What is the scope of your manager’s authority? Can they make executive decisions on your behalf? Do you rely solely on their advice on important matters? Do they have a say in the musical direction at all? Or, perhaps they only work on the marketing side of things.
It is up to you how much scope you give your manager. Make sure that you are entirely comfortable with what you give. And likewise, if they ask for more, make sure you understand why and that it makes sense for you. Some bands may want a totally hands-off approach when it comes to their music. Other bands may want musical advice as well as industry direction. Nothing is set in stone, it is up to you and what feels right. If you are not sure, consult your bandmates or other emerging artists!
What finances will your manager be entitled to? The industry rate for managers is 20%. But the big question is, 20% of what? Does your side hustle as a photographer count? Or perhaps a modeling shoot for Rolling Stone you did a few weeks back? You need to decide if your manager gets 20% of only music-related work and where that begins and ends. For example, if you get a magazine shoot because of a new song you wrote, and the magazine will pay you $200 for the shoot and an interview, does your manager get 20% of that income? Would you count this as musically related? You need to draw very clear lines on what a manager has access to and what they don’t.
Are you offering ownership to your manager of any of your songs? Do you expect your manager to invest in your career at any point? And if they do, what do they get in return? Does your manager have a right to collect on things that you accomplished before you signed with them? What about after your contract ends?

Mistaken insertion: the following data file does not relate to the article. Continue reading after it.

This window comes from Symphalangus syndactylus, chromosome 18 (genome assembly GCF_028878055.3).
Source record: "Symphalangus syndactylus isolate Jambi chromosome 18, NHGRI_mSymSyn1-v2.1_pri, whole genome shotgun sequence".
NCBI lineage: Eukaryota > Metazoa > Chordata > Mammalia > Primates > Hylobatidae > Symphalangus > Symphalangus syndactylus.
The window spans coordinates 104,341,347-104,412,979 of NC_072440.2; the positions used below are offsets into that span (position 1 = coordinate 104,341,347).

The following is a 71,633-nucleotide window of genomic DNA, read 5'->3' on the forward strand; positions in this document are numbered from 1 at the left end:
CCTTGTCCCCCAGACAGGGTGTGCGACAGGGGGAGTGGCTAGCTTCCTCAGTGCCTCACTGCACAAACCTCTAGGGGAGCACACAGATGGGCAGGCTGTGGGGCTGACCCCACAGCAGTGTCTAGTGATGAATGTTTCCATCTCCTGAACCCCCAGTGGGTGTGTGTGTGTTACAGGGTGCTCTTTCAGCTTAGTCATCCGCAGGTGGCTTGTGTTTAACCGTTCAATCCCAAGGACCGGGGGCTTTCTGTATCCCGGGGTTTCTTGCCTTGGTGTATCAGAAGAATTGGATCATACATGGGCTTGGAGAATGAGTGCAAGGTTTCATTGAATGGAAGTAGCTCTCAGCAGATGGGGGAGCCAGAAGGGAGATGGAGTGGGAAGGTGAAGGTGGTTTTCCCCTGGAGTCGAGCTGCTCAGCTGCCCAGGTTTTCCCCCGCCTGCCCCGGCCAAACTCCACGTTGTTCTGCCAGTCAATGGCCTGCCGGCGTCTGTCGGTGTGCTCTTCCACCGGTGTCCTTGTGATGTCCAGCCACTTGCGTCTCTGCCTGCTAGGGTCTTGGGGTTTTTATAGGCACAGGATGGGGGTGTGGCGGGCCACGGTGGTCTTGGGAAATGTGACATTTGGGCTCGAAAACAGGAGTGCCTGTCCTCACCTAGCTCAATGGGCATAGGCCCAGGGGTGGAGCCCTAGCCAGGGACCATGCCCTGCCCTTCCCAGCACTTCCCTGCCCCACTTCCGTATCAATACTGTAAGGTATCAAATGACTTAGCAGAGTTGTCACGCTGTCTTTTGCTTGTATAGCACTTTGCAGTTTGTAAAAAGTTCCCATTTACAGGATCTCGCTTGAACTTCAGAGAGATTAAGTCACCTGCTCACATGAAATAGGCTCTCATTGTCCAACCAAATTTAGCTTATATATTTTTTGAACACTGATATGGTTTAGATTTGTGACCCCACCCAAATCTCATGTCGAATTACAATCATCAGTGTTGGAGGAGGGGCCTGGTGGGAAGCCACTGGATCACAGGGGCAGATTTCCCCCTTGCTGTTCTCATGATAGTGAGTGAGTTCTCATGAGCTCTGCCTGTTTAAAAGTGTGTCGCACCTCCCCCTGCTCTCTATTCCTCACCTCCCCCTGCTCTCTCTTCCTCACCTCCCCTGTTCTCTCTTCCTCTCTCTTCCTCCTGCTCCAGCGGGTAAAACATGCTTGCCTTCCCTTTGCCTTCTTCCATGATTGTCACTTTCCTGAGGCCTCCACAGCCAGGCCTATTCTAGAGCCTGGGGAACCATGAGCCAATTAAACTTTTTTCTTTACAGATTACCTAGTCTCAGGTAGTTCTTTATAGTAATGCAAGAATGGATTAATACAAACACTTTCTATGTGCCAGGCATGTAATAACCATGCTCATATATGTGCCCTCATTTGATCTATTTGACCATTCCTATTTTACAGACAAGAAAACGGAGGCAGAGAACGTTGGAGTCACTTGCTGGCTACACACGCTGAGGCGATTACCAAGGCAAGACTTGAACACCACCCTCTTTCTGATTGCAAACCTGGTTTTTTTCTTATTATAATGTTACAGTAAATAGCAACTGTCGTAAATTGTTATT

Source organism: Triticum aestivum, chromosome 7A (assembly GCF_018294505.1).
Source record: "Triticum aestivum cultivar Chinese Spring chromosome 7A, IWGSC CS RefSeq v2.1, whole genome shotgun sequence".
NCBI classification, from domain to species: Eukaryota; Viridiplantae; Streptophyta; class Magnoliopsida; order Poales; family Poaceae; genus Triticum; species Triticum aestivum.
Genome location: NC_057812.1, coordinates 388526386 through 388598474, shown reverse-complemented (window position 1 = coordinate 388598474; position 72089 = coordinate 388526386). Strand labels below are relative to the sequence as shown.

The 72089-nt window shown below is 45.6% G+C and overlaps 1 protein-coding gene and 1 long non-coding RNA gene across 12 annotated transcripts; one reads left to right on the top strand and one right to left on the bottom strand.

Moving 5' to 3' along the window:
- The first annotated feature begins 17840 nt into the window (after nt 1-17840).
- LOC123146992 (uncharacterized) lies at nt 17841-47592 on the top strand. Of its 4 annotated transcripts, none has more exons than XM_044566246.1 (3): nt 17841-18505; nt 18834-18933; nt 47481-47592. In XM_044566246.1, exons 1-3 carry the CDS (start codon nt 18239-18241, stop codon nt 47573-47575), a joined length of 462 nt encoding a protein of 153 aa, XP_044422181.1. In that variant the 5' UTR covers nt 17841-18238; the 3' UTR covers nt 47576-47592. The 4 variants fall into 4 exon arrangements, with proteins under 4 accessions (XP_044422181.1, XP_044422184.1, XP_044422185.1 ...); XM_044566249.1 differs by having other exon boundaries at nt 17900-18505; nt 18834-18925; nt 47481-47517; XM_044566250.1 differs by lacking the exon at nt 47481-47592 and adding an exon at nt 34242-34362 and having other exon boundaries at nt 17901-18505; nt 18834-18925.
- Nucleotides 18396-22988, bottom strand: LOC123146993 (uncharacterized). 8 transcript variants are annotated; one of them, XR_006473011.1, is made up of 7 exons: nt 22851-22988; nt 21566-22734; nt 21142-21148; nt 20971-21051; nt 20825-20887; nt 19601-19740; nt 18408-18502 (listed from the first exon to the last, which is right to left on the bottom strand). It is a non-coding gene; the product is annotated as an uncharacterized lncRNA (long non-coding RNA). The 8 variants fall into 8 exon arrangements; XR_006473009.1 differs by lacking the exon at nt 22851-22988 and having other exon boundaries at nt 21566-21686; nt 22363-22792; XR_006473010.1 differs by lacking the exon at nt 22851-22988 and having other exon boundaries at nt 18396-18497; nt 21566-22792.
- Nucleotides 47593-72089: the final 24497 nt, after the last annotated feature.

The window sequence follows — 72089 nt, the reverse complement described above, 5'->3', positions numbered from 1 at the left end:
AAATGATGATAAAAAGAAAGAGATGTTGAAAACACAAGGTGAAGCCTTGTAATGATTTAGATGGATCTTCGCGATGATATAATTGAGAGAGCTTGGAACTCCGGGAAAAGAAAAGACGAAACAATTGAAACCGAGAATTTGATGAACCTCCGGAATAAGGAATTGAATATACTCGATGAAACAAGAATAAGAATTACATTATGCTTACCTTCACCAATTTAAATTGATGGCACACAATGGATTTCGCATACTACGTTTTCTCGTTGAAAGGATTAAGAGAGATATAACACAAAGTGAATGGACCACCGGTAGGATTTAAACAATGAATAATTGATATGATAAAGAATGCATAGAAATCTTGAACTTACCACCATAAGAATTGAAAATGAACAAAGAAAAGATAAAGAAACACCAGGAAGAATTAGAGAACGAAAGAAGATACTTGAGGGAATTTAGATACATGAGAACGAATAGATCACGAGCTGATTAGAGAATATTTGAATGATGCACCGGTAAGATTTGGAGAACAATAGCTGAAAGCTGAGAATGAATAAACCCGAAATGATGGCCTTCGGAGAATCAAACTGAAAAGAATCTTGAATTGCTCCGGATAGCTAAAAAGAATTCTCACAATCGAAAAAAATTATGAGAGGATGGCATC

If you got a grant of $30,000, will 20% of that go to your manager? What about if you get a sync that pays $50,000? Do they get a cut? Make sure you have thought out all of this and you understand how much work a manager puts in in order to get you opportunities.
Is your manager handling you and 10 other bands on the side? Do you require exclusivity from them? Are you in a position to really demand exclusivity? Do they have an assistant or work with a team of managers? Will anyone else be managing you at the same time? When you sign with an agency, this arrangement is entirely possible depending on time constraints and capacity. Make sure you are okay with this setup before signing!
Also, will you have the ability to employ another manager overseas and just have this one manage your home country? Or is their scope worldwide?
It is always a good idea to have a trial run before signing with them for a long period of time. This allows you to see how you might work together and whether this will be a fruitful relationship. There are no rules about the trial period, but you may want to agree to a short time frame like 3 months to allow for proper insight.
Some managers may ask you for an hourly rate during a trial period so they are compensated for their time. This money is worth it if it gives you peace of mind and clarity on whether to go forward with the relationship.
Want to learn more? Check our Vampr Academy’s course on Management Contracts >> HERE